Big Brothers group seeks coordinator

The Big Brothers, Big Sisters program may soon grow in Washington County, with officials looking for a county coordinator to jumpstart the chapter.

Through the end of the week the Athens County Big Brothers, Big Sisters will be accepting applications for a Washington County coordinator.

Tracy Kelly, executive director for the organization, said applications are still being accepted.

“We’re still in the application submission part,” she said, adding that the hope was to start training as soon as possible to have a coordinator ready to go in April.

Kelly said some qualifications are written and verbal communication skills and the person must be “excited about working with children.” The coordinator must also be willing to work out of the Marietta office, which will be located inside the Washington County Family and Children First office at 202 Davis Ave.

Community Based Program Coordinator Eric Long said the position will be just part-time, at 15 hours each week.

“The national standard requires that any case worker doing a community-based activity have a bachelor’s degree,” he said, adding, “It really can be in anything.”

Long said despite the fact that the degree can be in anything, it is usually preferred that it be in education or social services. He added that coordinators work with children applying to be “littles” and the volunteers trying to be Big Brothers and Sisters, and try to make the perfect match between the two.

Kelly said one application has been received and another inquiry has been made for the position so far. She added that applicants must be willing to have a background check.

Long said any child ages 5 to 17 who lives in Washington County is eligible to become what the organization calls “littles,” or a little brother or little sister.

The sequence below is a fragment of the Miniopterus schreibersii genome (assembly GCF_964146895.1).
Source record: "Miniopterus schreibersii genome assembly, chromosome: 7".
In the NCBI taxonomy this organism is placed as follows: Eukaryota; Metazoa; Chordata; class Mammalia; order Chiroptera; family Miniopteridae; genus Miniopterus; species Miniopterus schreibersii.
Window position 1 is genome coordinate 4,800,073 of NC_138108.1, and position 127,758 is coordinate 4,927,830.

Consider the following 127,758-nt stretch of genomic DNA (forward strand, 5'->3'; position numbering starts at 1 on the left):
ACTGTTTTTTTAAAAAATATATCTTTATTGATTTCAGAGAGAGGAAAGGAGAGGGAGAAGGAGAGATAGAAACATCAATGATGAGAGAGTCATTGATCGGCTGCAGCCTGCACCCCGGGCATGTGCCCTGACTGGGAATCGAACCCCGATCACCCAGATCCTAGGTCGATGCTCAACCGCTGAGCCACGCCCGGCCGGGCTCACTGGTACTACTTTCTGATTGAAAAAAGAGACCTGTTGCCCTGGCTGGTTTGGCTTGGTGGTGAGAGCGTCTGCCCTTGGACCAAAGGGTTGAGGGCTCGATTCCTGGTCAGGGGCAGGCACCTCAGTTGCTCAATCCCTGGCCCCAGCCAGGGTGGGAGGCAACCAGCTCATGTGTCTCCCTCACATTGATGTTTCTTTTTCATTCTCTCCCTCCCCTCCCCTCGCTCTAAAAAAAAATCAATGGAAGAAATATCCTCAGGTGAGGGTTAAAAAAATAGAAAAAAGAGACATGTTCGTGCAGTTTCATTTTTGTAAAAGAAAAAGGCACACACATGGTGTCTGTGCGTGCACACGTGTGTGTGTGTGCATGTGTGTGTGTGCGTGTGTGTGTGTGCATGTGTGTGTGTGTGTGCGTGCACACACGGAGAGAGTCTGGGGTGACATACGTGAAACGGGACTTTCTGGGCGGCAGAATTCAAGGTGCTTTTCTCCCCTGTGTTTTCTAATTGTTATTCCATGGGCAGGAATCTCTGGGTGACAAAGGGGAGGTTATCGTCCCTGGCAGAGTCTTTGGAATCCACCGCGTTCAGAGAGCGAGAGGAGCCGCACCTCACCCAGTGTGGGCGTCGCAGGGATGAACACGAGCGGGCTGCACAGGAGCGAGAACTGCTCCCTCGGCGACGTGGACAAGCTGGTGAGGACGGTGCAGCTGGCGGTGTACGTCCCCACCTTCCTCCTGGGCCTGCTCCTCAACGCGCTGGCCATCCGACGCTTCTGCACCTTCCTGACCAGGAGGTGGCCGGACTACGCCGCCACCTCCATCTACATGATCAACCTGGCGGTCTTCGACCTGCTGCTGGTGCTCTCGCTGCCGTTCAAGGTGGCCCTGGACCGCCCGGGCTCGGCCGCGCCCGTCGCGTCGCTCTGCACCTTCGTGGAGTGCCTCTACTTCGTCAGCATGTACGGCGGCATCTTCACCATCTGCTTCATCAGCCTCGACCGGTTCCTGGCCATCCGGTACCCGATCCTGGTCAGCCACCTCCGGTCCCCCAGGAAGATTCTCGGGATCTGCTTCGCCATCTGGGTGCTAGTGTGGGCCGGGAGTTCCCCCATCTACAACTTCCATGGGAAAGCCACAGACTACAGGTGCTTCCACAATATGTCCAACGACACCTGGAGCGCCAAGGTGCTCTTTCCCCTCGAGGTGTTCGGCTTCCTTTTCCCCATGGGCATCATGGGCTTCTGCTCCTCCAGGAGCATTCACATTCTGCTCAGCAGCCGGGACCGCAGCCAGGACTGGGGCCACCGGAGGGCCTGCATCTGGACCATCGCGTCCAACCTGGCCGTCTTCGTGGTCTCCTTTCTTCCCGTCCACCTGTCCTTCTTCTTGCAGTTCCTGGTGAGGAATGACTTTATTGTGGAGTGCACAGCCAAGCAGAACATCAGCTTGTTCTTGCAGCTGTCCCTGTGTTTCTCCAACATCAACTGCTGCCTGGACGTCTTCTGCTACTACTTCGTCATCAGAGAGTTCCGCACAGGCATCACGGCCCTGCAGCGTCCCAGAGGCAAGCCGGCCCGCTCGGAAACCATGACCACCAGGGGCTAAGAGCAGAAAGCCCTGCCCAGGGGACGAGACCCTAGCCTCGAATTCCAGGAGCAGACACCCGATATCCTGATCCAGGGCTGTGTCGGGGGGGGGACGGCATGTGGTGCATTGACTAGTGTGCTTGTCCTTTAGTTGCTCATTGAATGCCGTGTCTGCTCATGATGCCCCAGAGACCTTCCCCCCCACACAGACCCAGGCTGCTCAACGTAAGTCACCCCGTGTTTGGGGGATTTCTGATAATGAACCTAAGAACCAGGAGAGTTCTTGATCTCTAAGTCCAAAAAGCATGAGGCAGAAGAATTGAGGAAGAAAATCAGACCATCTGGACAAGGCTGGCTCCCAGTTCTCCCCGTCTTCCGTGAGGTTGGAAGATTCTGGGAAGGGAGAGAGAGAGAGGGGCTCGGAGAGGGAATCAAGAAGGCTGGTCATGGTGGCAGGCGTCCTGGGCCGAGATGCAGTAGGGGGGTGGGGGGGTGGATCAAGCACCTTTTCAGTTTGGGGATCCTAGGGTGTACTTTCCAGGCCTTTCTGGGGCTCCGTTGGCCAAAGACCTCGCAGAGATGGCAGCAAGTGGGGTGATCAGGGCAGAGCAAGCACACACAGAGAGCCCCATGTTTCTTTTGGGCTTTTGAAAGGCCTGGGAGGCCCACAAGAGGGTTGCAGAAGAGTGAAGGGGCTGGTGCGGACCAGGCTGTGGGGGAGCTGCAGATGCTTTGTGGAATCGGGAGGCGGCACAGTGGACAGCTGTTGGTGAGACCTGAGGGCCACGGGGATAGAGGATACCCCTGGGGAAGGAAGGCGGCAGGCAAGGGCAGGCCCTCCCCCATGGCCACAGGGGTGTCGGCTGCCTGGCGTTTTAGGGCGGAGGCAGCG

There is an interview process each “little” and each volunteer must go through. Long said he is active in the interview process, going to each family’s home and talking to the children and family.

“A lot of the children we work with are facing adversity,” he said, adding that they could come from an abusive family or could be a child of an inmate. He also said many of the children the organization helps are just children who want a role model.

“We pride ourselves on making compatible and intentional matches,” Long said.

This means that matches between “littles” and “bigs” are not made based on who applies at the same time. Long said maybe both have gone through a parent’s divorce or they just really love horseback riding.

“It’s really getting to know their backgrounds to make it intentional,” he said.

Each volunteer goes through training and is required to make a one-year commitment and have around four hours each month with their “little.”

“Some matches go above and beyond four hours a month,” Long said, adding that time could be spend doing any activity from watching movies to helping with homework and going to sporting events to making crafts.

Marietta College seniors Nicole Schaly and Jake Double make up a Big couple, where they mentor the same little, Katelynne.

Schaly said there is a big need for the program to be expanded into Washington County.

“From our conversations with Eric, there is a long waiting list for ‘littles’ to have ‘bigs’ matched to them,” she said. “The ‘little’ that we have was on that waiting list for over a year before becoming matched to a ‘big.'”

Double said the benefits of an expansion in Washington County would be huge.

“It is an excellent program and a great way to positively influence the life of a child or teenager that really needs guidance,” he said. “Not only are we able to influence our ‘little,’ but they also have an impact on our lives. Being a role model in the life of someone else is certainly rewarding.”

Kelly said anyone can be a Big Brother or Big Sister.

“Being a role model for a little doesn’t involve a particular socio-economic background,” she said. “It’s really about how much time you’re willing to put in.”

Long added that being a role model could just involve letting the “little” see how the Big Brother or Sister acts in day to day life.

“You’re doing stuff everyday-have your little brother or sister tag along,” he said. “It’s so the kids can actually see how the volunteers are working and living in the community. It’s one of the best ways to be a role model.”